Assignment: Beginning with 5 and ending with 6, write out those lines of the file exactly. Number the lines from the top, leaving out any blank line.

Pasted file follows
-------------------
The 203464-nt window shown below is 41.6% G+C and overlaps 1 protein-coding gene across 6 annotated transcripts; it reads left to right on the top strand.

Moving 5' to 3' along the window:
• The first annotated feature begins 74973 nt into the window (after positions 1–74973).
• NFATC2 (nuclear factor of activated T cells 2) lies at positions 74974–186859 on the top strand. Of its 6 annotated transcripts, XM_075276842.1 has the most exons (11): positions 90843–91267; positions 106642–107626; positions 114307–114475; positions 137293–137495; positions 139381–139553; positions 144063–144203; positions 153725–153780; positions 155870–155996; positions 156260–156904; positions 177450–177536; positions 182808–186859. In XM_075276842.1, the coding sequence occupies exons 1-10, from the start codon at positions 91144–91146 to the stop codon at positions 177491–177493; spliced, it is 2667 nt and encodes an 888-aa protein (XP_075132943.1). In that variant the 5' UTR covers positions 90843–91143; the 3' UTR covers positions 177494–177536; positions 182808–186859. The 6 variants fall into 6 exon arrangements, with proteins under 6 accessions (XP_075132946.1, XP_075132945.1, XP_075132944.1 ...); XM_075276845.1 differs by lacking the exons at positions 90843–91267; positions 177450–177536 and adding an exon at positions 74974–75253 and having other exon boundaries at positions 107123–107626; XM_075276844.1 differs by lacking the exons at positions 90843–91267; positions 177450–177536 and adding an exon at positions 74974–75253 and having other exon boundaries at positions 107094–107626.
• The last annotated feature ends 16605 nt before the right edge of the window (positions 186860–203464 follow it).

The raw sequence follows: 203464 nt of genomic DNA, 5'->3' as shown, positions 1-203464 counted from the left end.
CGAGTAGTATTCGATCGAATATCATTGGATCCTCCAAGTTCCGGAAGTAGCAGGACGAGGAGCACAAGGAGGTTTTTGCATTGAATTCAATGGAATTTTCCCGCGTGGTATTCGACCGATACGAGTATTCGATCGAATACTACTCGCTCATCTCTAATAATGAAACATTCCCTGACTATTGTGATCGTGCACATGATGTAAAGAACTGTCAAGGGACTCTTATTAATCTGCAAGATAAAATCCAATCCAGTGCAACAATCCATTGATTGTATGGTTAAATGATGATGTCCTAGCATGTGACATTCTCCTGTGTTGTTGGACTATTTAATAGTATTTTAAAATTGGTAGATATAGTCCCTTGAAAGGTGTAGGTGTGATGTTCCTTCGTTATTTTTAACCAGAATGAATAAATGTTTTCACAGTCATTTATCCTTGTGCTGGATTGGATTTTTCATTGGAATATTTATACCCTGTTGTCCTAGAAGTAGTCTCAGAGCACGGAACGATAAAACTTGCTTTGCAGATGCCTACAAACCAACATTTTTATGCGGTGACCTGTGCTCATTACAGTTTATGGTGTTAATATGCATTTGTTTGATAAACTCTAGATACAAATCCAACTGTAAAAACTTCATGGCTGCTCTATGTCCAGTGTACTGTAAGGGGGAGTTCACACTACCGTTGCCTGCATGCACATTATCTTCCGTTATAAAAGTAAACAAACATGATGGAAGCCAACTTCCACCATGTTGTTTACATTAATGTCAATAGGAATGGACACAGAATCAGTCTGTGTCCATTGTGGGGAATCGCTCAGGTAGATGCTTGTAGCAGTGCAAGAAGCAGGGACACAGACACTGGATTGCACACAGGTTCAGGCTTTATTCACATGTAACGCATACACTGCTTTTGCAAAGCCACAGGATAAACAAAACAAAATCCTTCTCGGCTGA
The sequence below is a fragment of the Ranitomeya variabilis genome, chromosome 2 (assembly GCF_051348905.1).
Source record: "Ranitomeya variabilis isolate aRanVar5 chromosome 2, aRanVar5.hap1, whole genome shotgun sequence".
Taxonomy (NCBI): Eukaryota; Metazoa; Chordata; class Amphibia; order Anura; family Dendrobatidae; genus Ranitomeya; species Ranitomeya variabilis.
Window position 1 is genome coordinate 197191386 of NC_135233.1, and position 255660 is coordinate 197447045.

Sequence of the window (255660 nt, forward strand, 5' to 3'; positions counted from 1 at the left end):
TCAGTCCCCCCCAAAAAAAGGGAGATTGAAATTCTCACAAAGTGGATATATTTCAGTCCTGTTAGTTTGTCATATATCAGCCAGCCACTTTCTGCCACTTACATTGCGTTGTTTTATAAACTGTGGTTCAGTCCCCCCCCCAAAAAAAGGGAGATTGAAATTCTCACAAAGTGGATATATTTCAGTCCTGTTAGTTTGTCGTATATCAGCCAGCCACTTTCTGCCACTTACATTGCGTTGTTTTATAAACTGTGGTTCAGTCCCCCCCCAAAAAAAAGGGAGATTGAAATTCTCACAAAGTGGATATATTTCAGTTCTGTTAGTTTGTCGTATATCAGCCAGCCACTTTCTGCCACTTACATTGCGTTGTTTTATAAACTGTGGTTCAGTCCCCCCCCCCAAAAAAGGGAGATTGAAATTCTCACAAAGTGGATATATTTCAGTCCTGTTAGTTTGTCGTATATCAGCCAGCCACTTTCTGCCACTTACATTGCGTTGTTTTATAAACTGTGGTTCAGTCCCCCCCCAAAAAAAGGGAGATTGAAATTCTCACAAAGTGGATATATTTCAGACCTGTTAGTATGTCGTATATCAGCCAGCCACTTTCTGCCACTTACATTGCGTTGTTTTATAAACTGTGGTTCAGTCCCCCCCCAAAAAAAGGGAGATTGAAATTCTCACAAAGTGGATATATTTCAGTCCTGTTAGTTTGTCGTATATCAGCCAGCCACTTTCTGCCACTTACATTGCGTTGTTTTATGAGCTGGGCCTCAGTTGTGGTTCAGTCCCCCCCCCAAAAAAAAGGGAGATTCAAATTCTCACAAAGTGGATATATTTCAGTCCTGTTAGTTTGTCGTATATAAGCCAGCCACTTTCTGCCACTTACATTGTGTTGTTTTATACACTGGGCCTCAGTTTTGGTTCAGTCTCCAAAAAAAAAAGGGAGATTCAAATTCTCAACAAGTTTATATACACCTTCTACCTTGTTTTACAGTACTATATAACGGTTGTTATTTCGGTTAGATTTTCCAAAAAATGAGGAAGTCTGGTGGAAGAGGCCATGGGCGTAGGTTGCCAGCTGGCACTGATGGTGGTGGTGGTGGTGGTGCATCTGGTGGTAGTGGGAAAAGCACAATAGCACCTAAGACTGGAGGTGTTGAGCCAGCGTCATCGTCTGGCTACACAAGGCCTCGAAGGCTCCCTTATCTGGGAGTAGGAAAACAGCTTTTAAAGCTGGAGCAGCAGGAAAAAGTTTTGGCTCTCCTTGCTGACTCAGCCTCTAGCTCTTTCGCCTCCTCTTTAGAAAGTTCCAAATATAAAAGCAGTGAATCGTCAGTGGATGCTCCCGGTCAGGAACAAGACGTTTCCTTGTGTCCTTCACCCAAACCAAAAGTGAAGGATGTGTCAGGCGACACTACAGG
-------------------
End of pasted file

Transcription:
• The last annotated feature ends 16605 nt before the right edge of the window (positions 186860–203464 follow it).

The raw sequence follows: 203464 nt of genomic DNA, 5'->3' as shown, positions 1-203464 counted from the left end.